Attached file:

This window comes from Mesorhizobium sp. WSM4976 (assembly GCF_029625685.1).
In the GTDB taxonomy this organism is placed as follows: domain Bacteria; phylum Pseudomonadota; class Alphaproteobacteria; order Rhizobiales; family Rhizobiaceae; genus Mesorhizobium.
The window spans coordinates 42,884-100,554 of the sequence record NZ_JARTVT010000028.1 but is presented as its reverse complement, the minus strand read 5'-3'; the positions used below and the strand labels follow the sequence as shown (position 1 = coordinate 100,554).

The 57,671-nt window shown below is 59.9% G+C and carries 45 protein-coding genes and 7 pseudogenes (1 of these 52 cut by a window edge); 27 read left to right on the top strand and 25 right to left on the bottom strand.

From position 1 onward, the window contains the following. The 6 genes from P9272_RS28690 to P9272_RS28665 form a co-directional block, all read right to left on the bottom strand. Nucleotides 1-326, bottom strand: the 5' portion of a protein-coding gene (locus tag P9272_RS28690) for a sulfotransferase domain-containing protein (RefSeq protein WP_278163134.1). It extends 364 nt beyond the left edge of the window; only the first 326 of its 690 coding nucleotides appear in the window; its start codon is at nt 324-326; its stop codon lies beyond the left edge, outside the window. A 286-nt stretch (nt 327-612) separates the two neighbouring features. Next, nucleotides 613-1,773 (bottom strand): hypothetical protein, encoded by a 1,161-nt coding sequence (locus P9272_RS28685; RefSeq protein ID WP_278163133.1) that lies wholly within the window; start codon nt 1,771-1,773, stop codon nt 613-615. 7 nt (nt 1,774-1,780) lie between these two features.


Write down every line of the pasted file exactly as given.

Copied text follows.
This window comes from Mesorhizobium sp. WSM4976 (assembly GCF_029625685.1).
In the GTDB taxonomy this organism is placed as follows: domain Bacteria; phylum Pseudomonadota; class Alphaproteobacteria; order Rhizobiales; family Rhizobiaceae; genus Mesorhizobium.
The window spans coordinates 42,884-100,554 of the sequence record NZ_JARTVT010000028.1 but is presented as its reverse complement, the minus strand read 5'-3'; the positions used below and the strand labels follow the sequence as shown (position 1 = coordinate 100,554).

The 57,671-nt window shown below is 59.9% G+C and carries 45 protein-coding genes and 7 pseudogenes (1 of these 52 cut by a window edge); 27 read left to right on the top strand and 25 right to left on the bottom strand.

From position 1 onward, the window contains the following. The 6 genes from P9272_RS28690 to P9272_RS28665 form a co-directional block, all read right to left on the bottom strand. Nucleotides 1-326, bottom strand: the 5' portion of a protein-coding gene (locus tag P9272_RS28690) for a sulfotransferase domain-containing protein (RefSeq protein WP_278163134.1). It extends 364 nt beyond the left edge of the window; only the first 326 of its 690 coding nucleotides appear in the window; its start codon is at nt 324-326; its stop codon lies beyond the left edge, outside the window. A 286-nt stretch (nt 327-612) separates the two neighbouring features. Next, nucleotides 613-1,773 (bottom strand): hypothetical protein, encoded by a 1,161-nt coding sequence (locus P9272_RS28685; RefSeq protein ID WP_278163133.1) that lies wholly within the window; start codon nt 1,771-1,773, stop codon nt 613-615. 7 nt (nt 1,774-1,780) lie between these two features.